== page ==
in 5.1 Surround Sound plus exclusive behind-the-scenes footage of the band on the road and in the studio.

The band wrote and recorded the album’s 12 songs while touring for Letdown.

“We wanted to release a record this summer, and we were trying to figure out when in the world we would have time to record it,” says Jon. “So we took out a second set of gear, tiny drums and amps, and set up in the dressing room every day and got songs ready. While the opening bands were playing, we were in some tiny room trying to make a record.”
Due to their hectic tour schedule, parts of the album were recorded everywhere from South Africa to Jon’s bedroom in San Diego. The recordings were done electronically and sent back to producer John Fields.

Though Jon primarily writes the songs, the entire band contributes to the final product. In fact, it hasn’t changed all that much since their nights in the living room in Encinitas.
“Our creative process starts with something simple that Jon comes up with and builds on that,” says Butler. “We’re trying to write things that complement the song. We’ve always had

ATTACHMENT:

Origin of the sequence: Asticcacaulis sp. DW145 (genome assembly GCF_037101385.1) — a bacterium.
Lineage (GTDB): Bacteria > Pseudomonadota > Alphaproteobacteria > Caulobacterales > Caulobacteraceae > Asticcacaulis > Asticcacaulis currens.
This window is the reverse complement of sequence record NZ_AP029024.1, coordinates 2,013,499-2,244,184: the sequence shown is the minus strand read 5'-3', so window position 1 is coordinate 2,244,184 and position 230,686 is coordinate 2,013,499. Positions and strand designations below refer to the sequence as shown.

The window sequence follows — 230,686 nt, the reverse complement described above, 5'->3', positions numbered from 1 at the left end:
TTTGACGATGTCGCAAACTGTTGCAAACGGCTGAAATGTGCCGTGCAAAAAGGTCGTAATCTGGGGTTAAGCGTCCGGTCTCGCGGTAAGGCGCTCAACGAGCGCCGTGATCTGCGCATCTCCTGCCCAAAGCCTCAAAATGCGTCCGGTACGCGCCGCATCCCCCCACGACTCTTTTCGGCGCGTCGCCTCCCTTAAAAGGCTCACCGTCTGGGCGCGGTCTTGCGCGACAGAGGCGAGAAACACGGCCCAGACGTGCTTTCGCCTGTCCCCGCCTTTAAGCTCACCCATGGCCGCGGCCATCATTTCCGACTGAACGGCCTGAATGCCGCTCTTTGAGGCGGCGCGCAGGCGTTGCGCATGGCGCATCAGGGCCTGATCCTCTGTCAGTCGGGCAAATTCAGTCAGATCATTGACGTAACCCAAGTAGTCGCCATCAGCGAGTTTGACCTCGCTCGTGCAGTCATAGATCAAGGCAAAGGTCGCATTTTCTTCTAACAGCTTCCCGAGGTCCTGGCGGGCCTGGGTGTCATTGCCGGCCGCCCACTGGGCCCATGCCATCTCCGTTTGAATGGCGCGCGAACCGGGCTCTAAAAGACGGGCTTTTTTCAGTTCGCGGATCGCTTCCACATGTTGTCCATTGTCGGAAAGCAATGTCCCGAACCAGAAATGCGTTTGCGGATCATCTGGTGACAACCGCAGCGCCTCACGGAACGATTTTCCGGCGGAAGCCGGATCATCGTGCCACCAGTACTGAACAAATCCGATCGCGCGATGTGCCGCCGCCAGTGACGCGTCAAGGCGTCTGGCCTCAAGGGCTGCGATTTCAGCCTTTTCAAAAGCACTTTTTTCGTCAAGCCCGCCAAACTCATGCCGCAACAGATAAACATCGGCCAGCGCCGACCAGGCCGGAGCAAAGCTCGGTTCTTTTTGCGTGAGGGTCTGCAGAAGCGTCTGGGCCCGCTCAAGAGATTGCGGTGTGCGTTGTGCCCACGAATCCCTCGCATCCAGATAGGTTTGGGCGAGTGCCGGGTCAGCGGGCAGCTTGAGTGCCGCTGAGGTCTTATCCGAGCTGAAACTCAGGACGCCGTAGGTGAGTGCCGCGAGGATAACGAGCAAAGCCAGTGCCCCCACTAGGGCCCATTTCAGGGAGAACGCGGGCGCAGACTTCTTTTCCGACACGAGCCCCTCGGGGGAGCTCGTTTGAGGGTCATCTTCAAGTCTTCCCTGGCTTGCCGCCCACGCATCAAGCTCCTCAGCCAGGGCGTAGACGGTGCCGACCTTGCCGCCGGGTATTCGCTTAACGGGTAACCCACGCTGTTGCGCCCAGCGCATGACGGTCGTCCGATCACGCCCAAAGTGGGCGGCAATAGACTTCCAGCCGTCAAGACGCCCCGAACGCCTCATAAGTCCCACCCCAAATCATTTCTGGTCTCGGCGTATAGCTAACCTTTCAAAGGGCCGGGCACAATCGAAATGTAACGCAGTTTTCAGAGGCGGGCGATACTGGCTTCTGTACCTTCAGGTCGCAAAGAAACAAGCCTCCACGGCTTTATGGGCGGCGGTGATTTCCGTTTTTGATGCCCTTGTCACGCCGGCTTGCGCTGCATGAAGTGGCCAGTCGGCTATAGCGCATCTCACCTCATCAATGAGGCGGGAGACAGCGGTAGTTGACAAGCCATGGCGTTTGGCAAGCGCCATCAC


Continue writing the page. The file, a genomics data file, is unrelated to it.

a Sgt. Pepper approach to recording, where it’s about the song and not necessarily finding a homogeneous sound for a record. Just doing whatever it takes to make that song the best it can be. Whether it needs a French horn or harmonica or throwing the kitchen sink at it if need be. I think that’s allowed us to be diverse from song to song, even within one record.”

Over 40 of Switchfoot’s songs have been used in movies and television; they have several videos in constant rotation on MTV and VH1 (see sidebar); they continue to sell out shows all over the world. So has all that fame gone to Butler’s head? Not really. He still lives in Encinitas with his wife, still surfs at La Jolla Shores occasionally, still thinks he has the best job in the world.

“ We love doing it,” Butler says. “We’re best friends, all of us in the band. Twenty years from now we’ll be back down in La Jolla at a barbeque on the beach remembering how we used to be in a band.”

Karla DeVries is currently assistant editor at @UCSD.



Switchfoot Bro Am

Surfing Magazine Bro Am Article

Thurgood Marshall College Home Page

"It all started in a dorm room in the Thurgood Marshall lower apartments, where Jon was penning songs as 'Chem 6A'..."